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The Turkish government has tightened regulations on controversial TV dating shows that have prompted a wave of protests from across the political spectrum.
If producers fail to observe rules on respecting public morals they will face heavy fines and temporary suspensions of five or 10 days for repeated violations with the threat of cancelation of their broadcasting license if they persistently break the law.
Though popular with viewers, the matchmaking reality shows, many of which run daily for up to two hours or more, have attracted a storm of criticism in the predominantly Muslim country for stunts that include pressuring couples to commit to marriage live on air – if not actually tie the knot there and then.
One of the most watched shows, Marriage with Zhulal Topal’la, hosted by an actress and TV personality, airs on Star TV (watch clip below), while other popular series include Esra Erol and Eveleneceksen Gel. A stape of Turkish daytime TV, the shows have attracted the displeasure of religious fundamentalists, feminists and intellectuals from both the right and left wings of Turkey’s political spectrum.
Viewers are unhappy with what they see as a vulgar exploitation of the institution of marriage. In one recent episode of Zhulal Topal’la, a young woman danced alone on the studio floor to the cheers and whistles of young men in the audience.
Racier than popular dating shows in the U.K., such as the recently resurrected classic Blind Date or Dinner Date, though not as extreme as “blind walk up the aisle” show Married at First Sight, the series serve a demand that in America, for example, is met with shows such as MTV’s Are You The One? or The Dating Game.
Since 2015, Turkey’s TV and radio oversight body, the Supreme Board of Radio and Television (RTUK), has received more than 120,000 viewer complaints about these shows, and a petition organized by feminists attracted nearly 70,000 signatures. Last week lead Turkey’s deputy prime minister Niman Kurtulumas declared the shows an endangered species.The government could move to bring in legislation to ban the daytime reality shows as they as they did not fit with Turkish customs or traditions, he suggested.
“There are some strange programs that would scrap the institution of family, take away its nobility and sanctity,” Kurtulmus said in an interview with a regional TV channel. “We are working on this, and we are coming to the end of it. God willing, in the near future, we will most likely remedy this with an emergency decree.”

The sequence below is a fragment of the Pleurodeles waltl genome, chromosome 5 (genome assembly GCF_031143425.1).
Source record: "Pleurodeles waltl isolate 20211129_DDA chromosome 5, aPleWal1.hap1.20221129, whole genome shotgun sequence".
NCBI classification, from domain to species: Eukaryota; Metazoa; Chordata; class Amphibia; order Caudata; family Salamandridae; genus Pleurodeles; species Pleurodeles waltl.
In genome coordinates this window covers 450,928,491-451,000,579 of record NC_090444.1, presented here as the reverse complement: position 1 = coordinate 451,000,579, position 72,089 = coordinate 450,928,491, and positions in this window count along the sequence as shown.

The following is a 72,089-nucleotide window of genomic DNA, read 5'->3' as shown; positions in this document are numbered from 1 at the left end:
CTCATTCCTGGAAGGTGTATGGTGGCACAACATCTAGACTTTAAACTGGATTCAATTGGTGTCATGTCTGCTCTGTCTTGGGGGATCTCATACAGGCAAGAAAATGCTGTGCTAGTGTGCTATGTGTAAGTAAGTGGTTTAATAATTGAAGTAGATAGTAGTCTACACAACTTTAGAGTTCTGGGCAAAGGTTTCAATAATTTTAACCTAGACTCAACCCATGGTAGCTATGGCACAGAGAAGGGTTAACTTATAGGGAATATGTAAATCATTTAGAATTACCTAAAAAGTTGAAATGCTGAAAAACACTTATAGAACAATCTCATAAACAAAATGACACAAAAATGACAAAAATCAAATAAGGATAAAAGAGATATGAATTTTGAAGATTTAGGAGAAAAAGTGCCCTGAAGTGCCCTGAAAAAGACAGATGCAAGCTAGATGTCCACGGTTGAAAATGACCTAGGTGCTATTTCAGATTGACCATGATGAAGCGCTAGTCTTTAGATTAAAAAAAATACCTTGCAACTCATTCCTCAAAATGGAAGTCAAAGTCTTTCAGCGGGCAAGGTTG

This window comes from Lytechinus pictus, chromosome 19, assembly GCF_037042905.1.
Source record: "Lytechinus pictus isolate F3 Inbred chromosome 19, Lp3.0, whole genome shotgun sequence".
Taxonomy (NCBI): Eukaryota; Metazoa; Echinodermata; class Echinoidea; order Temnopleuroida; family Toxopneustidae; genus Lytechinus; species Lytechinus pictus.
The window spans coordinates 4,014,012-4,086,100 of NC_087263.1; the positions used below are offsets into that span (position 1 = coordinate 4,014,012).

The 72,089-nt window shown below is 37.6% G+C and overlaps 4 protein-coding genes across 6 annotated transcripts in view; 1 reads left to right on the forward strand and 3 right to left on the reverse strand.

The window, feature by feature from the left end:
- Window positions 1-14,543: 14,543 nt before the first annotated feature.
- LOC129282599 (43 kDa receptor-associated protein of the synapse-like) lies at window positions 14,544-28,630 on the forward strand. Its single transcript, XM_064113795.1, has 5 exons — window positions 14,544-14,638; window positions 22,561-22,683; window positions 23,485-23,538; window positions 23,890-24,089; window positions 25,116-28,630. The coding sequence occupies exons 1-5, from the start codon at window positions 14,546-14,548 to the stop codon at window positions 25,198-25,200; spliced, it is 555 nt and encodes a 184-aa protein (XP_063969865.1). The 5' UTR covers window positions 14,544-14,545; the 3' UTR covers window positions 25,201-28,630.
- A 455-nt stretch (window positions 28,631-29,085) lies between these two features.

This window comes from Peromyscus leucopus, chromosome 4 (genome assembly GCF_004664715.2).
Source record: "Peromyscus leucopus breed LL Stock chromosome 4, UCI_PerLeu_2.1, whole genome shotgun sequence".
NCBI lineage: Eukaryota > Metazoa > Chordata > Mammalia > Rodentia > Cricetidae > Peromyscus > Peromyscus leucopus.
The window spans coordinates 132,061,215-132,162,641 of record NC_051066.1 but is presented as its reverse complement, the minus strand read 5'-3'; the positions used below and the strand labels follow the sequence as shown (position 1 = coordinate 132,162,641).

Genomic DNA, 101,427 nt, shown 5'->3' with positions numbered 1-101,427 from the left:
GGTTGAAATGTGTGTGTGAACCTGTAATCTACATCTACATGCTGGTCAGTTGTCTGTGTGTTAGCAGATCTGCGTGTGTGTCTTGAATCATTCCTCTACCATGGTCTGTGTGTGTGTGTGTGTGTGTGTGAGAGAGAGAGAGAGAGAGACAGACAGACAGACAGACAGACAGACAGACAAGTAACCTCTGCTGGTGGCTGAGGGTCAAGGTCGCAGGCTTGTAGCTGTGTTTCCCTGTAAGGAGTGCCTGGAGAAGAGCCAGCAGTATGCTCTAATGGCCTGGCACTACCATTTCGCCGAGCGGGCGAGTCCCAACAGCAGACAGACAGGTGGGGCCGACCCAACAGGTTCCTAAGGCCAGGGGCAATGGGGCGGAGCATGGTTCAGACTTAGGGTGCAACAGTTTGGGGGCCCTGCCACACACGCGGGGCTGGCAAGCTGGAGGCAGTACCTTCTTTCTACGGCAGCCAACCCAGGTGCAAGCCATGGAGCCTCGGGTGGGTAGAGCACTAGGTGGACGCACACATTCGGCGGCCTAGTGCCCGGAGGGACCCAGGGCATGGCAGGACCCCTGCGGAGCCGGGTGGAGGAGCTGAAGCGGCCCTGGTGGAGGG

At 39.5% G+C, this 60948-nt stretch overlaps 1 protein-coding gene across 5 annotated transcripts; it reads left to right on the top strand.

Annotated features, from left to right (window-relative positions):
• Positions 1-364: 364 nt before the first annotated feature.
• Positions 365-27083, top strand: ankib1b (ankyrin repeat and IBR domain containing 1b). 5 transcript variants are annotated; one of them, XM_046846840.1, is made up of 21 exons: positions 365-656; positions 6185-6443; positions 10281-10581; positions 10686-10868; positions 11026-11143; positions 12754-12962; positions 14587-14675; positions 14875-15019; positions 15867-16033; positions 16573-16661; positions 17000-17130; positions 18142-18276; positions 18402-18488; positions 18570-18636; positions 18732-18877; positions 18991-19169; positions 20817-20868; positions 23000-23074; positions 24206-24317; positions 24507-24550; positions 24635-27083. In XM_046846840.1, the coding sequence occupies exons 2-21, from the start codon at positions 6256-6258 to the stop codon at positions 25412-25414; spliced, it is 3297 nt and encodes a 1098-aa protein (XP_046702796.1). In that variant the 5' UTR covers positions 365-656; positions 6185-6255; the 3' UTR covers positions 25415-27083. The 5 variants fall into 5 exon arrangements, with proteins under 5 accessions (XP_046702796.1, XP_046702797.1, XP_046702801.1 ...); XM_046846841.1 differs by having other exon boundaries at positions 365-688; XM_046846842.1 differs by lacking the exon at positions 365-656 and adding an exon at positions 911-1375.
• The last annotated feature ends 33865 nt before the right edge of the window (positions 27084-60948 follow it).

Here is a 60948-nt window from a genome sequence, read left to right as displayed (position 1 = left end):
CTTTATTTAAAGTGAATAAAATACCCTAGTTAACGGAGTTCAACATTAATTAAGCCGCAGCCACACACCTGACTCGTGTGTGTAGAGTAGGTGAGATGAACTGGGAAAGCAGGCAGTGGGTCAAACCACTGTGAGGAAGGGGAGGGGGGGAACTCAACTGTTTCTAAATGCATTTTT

The comments from a minister of Turkey’s ruling party the Justice and Development Party (AKP) might usually prove controversial among Turkey’s European and westward-looking urban elites, fearful that it is pushing the country towards conservative Islam. But such is the broad distaste for the shows that action is seen as likely to be taken.
“We find rating concerns for TV channels to be normal, but social responsibility should be considered, too. High ratings for a program do not prove the quality of the program, Ilhan Yerlikaya, head of the TV oversight body RTUK according to an English language translation of a story posted by Hurriyet Daily.
RTUK was meeting Thursday with officials from Turkish national TV channels to discuss the new regulations. Deputy prime minister Kutulumus says a draft law is already being drawn up.
“Some of these shows are really out of control. They are against our family values, culture, faith and traditions. They have high ratings and high advertisement revenue because they are so popular,” he said in the regional TV interview last week, adding that RTUK had a duty to respond to the complaints.“More sanctions need to be imposed. We are telling this to the relevant channels. They should have their own control mechanism. But if they cannot do it, the state will then be involved in it.
Complaints to RTUK, which spiked from just over 7,000 in 2015 to nearly 95,000 last year, according to press reports, prompted heavy fines for the producers of the shows. They mostly expressed concern about public morality, swearing and “actions that could hurt the institution of the family”.
There have also been complaints about degrading marriage to a pursuit of material objects, judging participants on their appearance, using actors appear as participants in the shows and unpleasant behavior by contestants.
Alin Tasciyan, a film critic and former host of several cinema shows on Turkish TV, told The Hollywood Reporter: “It is important to understand that this is not the government’s campaign; starting with feminists, most educated people are against this. Men look for housemaids [on the matchmaking shows] and women for a man to take care of them economically.”
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